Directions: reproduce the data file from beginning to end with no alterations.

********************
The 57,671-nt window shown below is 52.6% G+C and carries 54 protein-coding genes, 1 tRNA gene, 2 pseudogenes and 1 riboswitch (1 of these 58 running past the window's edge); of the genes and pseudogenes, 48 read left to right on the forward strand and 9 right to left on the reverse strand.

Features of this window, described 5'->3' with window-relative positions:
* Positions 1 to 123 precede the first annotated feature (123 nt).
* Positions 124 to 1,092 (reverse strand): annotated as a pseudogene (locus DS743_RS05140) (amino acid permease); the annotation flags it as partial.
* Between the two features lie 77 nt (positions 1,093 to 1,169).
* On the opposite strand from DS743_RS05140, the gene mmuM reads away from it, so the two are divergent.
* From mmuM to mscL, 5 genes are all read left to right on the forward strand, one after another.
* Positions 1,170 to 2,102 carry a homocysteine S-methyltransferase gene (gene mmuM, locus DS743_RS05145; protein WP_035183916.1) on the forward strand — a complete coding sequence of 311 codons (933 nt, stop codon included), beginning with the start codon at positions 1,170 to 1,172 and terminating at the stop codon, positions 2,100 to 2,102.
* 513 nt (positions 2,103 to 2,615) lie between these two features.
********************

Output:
The 57,671-nt window shown below is 52.6% G+C and carries 54 protein-coding genes, 1 tRNA gene, 2 pseudogenes and 1 riboswitch (1 of these 58 running past the window's edge); of the genes and pseudogenes, 48 read left to right on the forward strand and 9 right to left on the reverse strand.

Features of this window, described 5'->3' with window-relative positions:
* Positions 1 to 123 precede the first annotated feature (123 nt).
* Positions 124 to 1,092 (reverse strand): annotated as a pseudogene (locus DS743_RS05140) (amino acid permease); the annotation flags it as partial.
* Between the two features lie 77 nt (positions 1,093 to 1,169).
* On the opposite strand from DS743_RS05140, the gene mmuM reads away from it, so the two are divergent.
* From mmuM to mscL, 5 genes are all read left to right on the forward strand, one after another.
* Positions 1,170 to 2,102 carry a homocysteine S-methyltransferase gene (gene mmuM, locus DS743_RS05145; protein WP_035183916.1) on the forward strand — a complete coding sequence of 311 codons (933 nt, stop codon included), beginning with the start codon at positions 1,170 to 1,172 and terminating at the stop codon, positions 2,100 to 2,102.
* 513 nt (positions 2,103 to 2,615) lie between these two features.